Wednesday, September 24, 2014

While Heaven Wept - Suspended at Aphelion (2014)
While Heaven Wept are undoubtedly one of doom metal's best kept secrets. I first became attracted to their epic doom sound with the riveting "Vast Oceans Lachrymose." While Heaven Wept are known for their beautiful, melancholic atmosphere, heavy riffs, and mournful vocals.

On this album the band decided to make a concept album and from a lyrical and aesthetic standpoint they succeed. Musically though, "Suspended at Aphelion" leaves a bit to be desired.

It starts off well enough with the gorgeous classical piece "Introspectus" which sets the tone for the whole album. Then we come to my favorite track "Icarus and I" which doesn't have any doom to speak of, but is nonetheless epic and grandiose. The last few minutes of the song make you feel as if you're soaring through the heavens just as Icarus did.

Things slow down after that with "Ardor" which repeats the last few minutes of "Icarus and I." Reprises are a common musical device, but using one right after its parent track, rather than at the end, and not making it acoustic are not very good ideas. 

The next moment of excitement comes with track 5 "Indifference Turned Paralysis" which shows the band's proficiency with translating classical musical structures into metal. A power metal band could have easily written this piece (and that's not a bad thing at all considering I'm a fan of power metal).

The album's second truly great track is "Reminiscence of Strangers" which is a beautiful ballad which builds up into the kind of epic doom melody I was hoping to hear on this album.

There are three tracks under 2 minutes on this album and that is a pet peeve of mine. Unless it's punk or grindcore, I'd prefer albums have songs at least 2 minutes long. The band would have been much better off combining the time used for those three tracks into something better.

The long and short of it is that the truly epic moments I was hoping for are few and far between. Much of this album is repetitive and not all that interesting. While Heaven Wept are clearly a talented band and I'm a big fan of theirs. However, it seems like this time they couldn't focus that talent into something really cohesive and memorable like "Vast Oceans Lachrymose." Concept albums are fine as long as each song can shine on its own. Most of the songs here, unfortunately, cannot. That said, this is still a good album and it contains creative songwriting and a couple of really good tracks that make it worth coming back to.


(Special thanks to Nuclear Blast to providing me a promo copy.)


  1. Thanks for sharing your thoughts on "SAA"...we appreciate it truly. That said, we strongly encourage you to go back and listen multiple times, as there's a lot more going on than is obvious in the upper layers. Further, this isn't a collection of 11 songs, rather it is a single, 39:12 minute song; the subtitles only reflect markers during the channeling of this music and/or a change of mood. Cheers, and don't give up on this one...the general consensus is it takes 5-10 listens to fully some cases more! And we suggest using an array of speakers/headphones as well, there are sonic details that different mediums highlight.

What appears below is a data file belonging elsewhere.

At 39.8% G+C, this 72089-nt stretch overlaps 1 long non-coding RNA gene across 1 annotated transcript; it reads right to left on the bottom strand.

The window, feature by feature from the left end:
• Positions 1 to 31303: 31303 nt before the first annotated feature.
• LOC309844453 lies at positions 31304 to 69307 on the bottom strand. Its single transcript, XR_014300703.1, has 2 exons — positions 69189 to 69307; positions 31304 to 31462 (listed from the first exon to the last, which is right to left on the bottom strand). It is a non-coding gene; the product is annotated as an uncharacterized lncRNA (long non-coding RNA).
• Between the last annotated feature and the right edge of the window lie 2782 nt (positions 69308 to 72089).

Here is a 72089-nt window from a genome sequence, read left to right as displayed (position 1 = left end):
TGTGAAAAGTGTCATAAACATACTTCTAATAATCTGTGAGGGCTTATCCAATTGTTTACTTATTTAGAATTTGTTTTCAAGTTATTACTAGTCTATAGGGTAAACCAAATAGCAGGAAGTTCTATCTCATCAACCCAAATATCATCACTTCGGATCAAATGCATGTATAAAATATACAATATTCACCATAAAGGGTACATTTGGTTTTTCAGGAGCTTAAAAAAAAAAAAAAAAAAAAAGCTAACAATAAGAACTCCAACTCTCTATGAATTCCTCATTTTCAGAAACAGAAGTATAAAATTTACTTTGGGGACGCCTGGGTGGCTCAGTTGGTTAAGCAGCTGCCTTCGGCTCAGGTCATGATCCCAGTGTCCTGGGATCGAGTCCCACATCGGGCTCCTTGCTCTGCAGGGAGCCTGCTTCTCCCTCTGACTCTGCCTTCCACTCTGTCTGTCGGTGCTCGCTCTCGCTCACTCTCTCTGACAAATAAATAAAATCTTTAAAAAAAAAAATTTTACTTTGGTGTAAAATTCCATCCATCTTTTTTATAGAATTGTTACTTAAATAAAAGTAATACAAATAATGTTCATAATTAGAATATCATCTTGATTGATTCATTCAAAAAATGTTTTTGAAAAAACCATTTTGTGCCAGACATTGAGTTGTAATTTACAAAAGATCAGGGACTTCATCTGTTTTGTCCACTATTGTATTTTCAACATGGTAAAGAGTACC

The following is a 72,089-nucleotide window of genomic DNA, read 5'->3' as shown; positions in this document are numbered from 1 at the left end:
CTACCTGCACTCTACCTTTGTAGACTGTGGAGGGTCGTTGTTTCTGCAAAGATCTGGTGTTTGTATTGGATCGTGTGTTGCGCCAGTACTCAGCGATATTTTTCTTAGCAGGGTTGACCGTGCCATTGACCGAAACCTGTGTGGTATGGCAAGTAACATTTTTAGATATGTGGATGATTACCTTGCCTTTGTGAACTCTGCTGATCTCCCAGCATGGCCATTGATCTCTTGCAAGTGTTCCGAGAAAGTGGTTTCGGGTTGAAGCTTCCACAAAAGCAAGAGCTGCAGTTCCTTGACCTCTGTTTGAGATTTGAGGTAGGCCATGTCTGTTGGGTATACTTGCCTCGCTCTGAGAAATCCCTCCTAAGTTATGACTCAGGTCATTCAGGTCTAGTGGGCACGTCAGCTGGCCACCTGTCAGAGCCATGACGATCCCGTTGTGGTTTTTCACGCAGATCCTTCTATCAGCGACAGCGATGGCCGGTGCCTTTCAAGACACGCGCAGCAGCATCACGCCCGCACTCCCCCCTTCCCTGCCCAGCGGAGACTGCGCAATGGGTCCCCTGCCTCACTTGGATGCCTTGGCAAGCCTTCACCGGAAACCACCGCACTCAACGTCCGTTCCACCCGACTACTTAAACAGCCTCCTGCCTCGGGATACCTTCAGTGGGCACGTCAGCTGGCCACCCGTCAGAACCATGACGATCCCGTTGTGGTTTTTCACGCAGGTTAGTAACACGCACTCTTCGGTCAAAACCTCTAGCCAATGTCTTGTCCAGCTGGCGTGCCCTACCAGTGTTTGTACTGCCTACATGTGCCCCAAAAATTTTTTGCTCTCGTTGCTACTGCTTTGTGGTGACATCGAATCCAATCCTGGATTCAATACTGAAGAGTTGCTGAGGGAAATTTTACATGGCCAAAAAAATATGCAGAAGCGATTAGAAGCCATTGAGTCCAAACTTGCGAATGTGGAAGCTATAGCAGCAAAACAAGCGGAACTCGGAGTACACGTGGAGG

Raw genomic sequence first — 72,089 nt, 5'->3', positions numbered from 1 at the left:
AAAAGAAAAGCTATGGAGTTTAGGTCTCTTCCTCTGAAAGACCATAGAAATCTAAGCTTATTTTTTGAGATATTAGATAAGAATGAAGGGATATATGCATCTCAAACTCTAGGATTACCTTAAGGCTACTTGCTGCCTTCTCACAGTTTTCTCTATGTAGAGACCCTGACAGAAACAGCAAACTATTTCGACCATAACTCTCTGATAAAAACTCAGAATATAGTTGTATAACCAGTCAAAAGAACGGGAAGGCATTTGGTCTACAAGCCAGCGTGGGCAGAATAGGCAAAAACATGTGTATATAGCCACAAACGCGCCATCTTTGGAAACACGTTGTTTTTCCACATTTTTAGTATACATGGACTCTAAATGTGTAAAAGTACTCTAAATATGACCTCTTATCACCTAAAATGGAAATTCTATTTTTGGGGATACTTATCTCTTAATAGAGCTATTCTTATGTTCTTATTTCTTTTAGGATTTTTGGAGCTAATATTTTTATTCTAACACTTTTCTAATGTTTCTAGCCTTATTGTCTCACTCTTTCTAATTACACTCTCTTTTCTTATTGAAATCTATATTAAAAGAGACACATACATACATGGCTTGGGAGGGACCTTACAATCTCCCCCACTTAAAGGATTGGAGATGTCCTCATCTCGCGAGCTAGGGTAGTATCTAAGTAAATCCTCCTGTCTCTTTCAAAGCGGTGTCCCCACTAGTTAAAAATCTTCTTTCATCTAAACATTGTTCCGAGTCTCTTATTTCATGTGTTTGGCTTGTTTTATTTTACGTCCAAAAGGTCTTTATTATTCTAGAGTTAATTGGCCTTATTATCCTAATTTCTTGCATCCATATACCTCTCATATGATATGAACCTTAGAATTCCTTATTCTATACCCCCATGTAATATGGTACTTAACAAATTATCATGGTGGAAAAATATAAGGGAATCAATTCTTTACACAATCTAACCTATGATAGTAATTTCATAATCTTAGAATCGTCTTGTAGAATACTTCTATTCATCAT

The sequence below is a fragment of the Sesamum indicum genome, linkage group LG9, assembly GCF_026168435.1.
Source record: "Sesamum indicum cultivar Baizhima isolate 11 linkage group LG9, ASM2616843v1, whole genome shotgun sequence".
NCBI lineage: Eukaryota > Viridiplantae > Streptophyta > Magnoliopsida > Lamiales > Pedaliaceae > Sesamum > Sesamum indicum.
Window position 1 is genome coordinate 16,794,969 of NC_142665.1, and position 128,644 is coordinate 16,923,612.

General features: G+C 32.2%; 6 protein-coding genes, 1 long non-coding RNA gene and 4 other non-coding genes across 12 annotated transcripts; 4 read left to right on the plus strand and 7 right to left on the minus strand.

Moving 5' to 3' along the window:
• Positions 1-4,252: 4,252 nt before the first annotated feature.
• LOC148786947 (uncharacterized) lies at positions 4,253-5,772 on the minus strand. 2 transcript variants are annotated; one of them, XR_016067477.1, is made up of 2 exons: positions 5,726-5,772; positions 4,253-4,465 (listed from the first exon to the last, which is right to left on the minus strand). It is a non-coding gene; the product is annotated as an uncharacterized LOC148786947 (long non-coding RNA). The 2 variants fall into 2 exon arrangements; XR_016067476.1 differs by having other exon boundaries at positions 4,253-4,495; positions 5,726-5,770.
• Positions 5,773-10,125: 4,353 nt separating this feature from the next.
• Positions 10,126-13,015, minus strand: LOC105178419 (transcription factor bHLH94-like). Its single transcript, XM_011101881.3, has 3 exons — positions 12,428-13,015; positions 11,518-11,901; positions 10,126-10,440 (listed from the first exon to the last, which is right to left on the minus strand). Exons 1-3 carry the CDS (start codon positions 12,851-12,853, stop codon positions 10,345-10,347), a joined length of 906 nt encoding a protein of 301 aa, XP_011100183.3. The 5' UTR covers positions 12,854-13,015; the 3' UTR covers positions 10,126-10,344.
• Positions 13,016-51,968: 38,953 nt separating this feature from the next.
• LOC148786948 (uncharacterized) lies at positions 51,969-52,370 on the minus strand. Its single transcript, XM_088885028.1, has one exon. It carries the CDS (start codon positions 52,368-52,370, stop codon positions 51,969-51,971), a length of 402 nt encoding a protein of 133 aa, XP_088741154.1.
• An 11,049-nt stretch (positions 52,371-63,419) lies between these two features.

2. Thanks so much Tom for commenting on my review. It's truly an honor! I'll definitely take your advice and give the album some more listens. Hopefully it'll click with me more. Cheers!

  3. Thanks for listening and taking things into consideration; it's vital that everyone understands that "SAA" is an album-length song, intended to be taken as a whole. There's quite a bit that transpires, and while it's not crushingly heavy compared to say "The Drowning Years" or something, it wasn't meant to be; it's an entity unto itself, and has nothing to do with anything prior. We have no interest in repeating ourselves, despite being aware of the fact there are those who really want "VOL 2" or even those who prefer when I was singing. Pallbearer, Procession, Atlantean Kodex, Isole, etc. all have that territory covered. Try to think of this more along the lines of "Misplaced Childhood" or "The Lamb Lies Down On Broadway". Also, there isn't much in the way of "traditional structure"; progressions and motifs from the intro resurface in different places, as do other passages (for example the chorus of "Icarus"/"Ardor" replicated by the cellos and mellotron in "Retrospectus"). And personally, I'd recommend listening closely to "Souls In Permafrost" as there's total madness transpiring in there! And by the way, the album we "skipped" to do "SAA" - while also different, is 95% METAL, whereas the newest material in progress is more out there than "SAA", heavier too! Thanks again for listening and I hope it does "click" with further listens...but again, main thing here is, there's no "singles" or separate songs really, just one bigass epic! - Tom